Monday's handshake "is just a beginning of a peace bid and they have to cover the long and difficult way to find solution to the dispute of Kashmir. They have to cross hurdles wisely otherwise there is the danger of tripping ... as in the past," says a Western diplomat.
Sources say there has been back-stage diplomacy going on at an official and unofficial level in New Delhi and Islamabad for more than six months to pave the way for meaningful dialogue.
In recent months, relations improved with a resumption of air and railway links, reinstatement of ambassadors, and a cease-fire along the Line of Control that divides the Kashmir valley.
Mr. Vajpayee started his visit to Pakistan by showing his willing to talk with Pakistan on all the issues, including the main issue of Kashmir, which in recent times India has refused to do till "terrorism is curbed."
"These are negotiations about (setting up) the terms and conditions for a sustainable peace process between India and Pakistan," says C. Rajaj Mohan, professor of South Asian Studies at Jawaharlal Nehru University, Delhi.
Indeed, no matter what other motivations India may have, its line in the sand remains stability in Kashmir, analysts say. "Yet India wants a stable Pakistan next door, but none of these other concerns are going to change their basic position on Kashmir, which is that there has to be a termination of Pakistani support for the cross-border insurgency," says Harrison. "That's the minimum national interest that Vajpayee will defend no matter what."
Brookings's Cohen says it may turn out that the US pressured both sides behind the scenes to give this very public and symbolic show of renewed cooperation. "Both sides are probably expecting some reward from the US, perhaps economic, for making this gesture, and they should get it," he says.
At the same time, Harrison says the meeting between the two rivals also fits into the Indian leader's vision, often referred to publicly of late, for a counterweight of cooperation in the region to what he sees as American unilateralist diplomacy.
After siding with the US in its war against terrorism, Musharraf has angered extremists by banning Kashmiri and sectarian militant groups fighting in Indian-administered Kashmir as scores of the militants have been arrested.
Vajpayee, the leader of hard-line ruling party, Bhartiya Janata Party (BJP), of India, faces opposition from the extremists on his peace initiative. But Delhi feels the continued losses in Indian-administered Kashmir, that have claimed more than 50,000 lives since 1989.
"By achieving a peace formula both Musharraf and Vajpayee can help each other," says analyst Mohan.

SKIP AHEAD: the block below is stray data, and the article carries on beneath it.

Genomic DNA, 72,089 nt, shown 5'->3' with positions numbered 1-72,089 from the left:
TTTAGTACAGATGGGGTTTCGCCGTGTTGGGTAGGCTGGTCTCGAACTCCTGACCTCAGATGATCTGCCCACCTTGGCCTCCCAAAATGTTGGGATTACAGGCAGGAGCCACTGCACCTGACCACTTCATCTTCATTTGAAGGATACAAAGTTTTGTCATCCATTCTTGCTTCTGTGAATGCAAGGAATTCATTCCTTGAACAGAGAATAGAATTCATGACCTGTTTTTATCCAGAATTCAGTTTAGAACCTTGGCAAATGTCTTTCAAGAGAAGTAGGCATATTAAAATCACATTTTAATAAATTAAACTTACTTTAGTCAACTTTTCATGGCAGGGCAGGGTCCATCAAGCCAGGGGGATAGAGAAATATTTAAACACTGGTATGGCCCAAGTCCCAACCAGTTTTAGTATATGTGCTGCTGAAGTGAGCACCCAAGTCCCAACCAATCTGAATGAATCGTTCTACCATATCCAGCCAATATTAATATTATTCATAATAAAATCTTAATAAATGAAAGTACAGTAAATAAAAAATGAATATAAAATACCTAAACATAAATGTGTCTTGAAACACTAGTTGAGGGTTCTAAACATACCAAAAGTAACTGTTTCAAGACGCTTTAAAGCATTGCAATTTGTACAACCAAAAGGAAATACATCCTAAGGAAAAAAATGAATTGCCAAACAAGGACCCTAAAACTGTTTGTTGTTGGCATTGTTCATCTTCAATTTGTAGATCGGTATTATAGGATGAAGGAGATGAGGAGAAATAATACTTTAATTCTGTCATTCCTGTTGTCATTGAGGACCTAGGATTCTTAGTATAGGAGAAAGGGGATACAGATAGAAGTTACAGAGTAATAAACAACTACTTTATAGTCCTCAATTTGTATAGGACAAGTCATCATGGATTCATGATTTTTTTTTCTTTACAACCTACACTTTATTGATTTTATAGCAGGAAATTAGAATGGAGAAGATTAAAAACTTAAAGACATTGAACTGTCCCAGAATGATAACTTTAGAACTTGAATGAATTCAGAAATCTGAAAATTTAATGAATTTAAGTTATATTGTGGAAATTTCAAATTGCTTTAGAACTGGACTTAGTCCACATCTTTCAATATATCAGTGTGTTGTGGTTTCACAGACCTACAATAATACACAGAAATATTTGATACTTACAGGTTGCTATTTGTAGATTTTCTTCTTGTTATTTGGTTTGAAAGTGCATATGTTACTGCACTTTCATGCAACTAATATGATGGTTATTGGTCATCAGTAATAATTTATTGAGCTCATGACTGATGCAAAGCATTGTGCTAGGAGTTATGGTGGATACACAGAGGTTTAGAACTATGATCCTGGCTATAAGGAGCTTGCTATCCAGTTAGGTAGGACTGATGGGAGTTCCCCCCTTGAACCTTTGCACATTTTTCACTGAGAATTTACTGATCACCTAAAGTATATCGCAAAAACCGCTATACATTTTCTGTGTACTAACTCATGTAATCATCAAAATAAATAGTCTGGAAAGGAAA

"If the guns are silent in Kashmir, then Vajpayee will benefit in the forthcoming general elections this year. If Vajpayee is ready to talk on Kashmir, then Musharraf will take credit that his peace initiatives have brought India an agreeing to talk on Kashmir," he says.
But the road to peace between the two countries is fragile. Vajpayee and Musharraf both face domestic pressures from the extremists.
"Any solution to Kashmir without the Kashmiris is not acceptable to us," says a militant of the banned Kashmiri group, Harkat-ul Mujahideen. "If the guns are silent in Kashmir then India will again dodge Pakistan. Jihad is the only way to liberate Kashmir where its security forces have been killing innocent Muslims."
The Pakistan-based veteran Kashmiri politician and former prime minister of Pakistan-administered Kashmir, Sardar Abdul Qayyum, welcomes the Vajpayee-Musharraf meeting.
"We are very hopeful. If they include Kashmiris in the negotiations then we (Kashmiris) will be able to facilitate the talks between Pakistan and India," says Mr. Qayyum.
For that reason, the Pakistani and Indian diplomats are cautious, and want to proceed toward the peace process in phases.
Diplomatic sources say that following the Musharraf-Vajpayee talks, there will likely be a series of confidence-building steps, including visa relaxations, possible opening of consulates in Karachi and Mumbai, and the re-opening of the Khokhrapar border in the southern Sindh Province, which runs along India's Rajhastan desert and Gujarat state, and bus service from Muzaffarabad (capital city of Pakistan administered Kashmir) to Srinagar.
Diplomats say such confidence building measures will pave way for diplomatic level talks between Pakistan and India before the announcement of formal talks between the political leadership.